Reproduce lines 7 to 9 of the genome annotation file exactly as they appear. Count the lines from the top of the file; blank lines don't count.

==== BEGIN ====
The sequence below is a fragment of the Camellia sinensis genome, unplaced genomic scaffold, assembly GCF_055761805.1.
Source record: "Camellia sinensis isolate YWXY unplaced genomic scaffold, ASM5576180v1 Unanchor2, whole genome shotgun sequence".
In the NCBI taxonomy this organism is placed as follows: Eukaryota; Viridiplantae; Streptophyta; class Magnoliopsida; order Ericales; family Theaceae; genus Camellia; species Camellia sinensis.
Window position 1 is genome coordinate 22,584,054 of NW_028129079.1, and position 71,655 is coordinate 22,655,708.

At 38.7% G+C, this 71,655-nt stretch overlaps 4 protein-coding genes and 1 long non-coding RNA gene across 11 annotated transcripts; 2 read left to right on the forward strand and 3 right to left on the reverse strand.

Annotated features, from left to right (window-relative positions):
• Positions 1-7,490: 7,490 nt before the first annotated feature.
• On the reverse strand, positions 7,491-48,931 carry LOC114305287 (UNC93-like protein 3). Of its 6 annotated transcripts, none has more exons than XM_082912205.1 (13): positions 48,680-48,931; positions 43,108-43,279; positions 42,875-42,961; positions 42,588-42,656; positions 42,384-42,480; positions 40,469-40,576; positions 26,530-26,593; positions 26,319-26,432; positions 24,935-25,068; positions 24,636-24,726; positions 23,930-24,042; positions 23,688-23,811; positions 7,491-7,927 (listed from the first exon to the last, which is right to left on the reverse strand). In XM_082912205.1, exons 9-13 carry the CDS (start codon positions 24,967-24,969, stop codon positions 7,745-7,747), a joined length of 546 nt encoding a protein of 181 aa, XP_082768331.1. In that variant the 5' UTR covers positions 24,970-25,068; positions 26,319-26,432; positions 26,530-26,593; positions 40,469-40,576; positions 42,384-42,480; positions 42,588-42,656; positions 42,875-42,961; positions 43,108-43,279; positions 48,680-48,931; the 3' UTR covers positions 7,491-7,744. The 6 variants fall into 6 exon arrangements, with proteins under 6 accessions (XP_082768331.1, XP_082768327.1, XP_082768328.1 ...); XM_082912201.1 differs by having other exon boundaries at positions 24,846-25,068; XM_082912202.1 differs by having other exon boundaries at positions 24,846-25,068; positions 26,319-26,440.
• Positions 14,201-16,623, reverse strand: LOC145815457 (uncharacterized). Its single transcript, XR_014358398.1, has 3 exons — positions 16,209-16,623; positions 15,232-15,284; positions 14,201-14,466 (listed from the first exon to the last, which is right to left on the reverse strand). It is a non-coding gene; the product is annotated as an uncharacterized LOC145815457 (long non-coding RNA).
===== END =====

• Positions 1-7,490: 7,490 nt before the first annotated feature.
• On the reverse strand, positions 7,491-48,931 carry LOC114305287 (UNC93-like protein 3). Of its 6 annotated transcripts, none has more exons than XM_082912205.1 (13): positions 48,680-48,931; positions 43,108-43,279; positions 42,875-42,961; positions 42,588-42,656; positions 42,384-42,480; positions 40,469-40,576; positions 26,530-26,593; positions 26,319-26,432; positions 24,935-25,068; positions 24,636-24,726; positions 23,930-24,042; positions 23,688-23,811; positions 7,491-7,927 (listed from the first exon to the last, which is right to left on the reverse strand). In XM_082912205.1, exons 9-13 carry the CDS (start codon positions 24,967-24,969, stop codon positions 7,745-7,747), a joined length of 546 nt encoding a protein of 181 aa, XP_082768331.1. In that variant the 5' UTR covers positions 24,970-25,068; positions 26,319-26,432; positions 26,530-26,593; positions 40,469-40,576; positions 42,384-42,480; positions 42,588-42,656; positions 42,875-42,961; positions 43,108-43,279; positions 48,680-48,931; the 3' UTR covers positions 7,491-7,744. The 6 variants fall into 6 exon arrangements, with proteins under 6 accessions (XP_082768331.1, XP_082768327.1, XP_082768328.1 ...); XM_082912201.1 differs by having other exon boundaries at positions 24,846-25,068; XM_082912202.1 differs by having other exon boundaries at positions 24,846-25,068; positions 26,319-26,440.
• Positions 14,201-16,623, reverse strand: LOC145815457 (uncharacterized). Its single transcript, XR_014358398.1, has 3 exons — positions 16,209-16,623; positions 15,232-15,284; positions 14,201-14,466 (listed from the first exon to the last, which is right to left on the reverse strand). It is a non-coding gene; the product is annotated as an uncharacterized LOC145815457 (long non-coding RNA).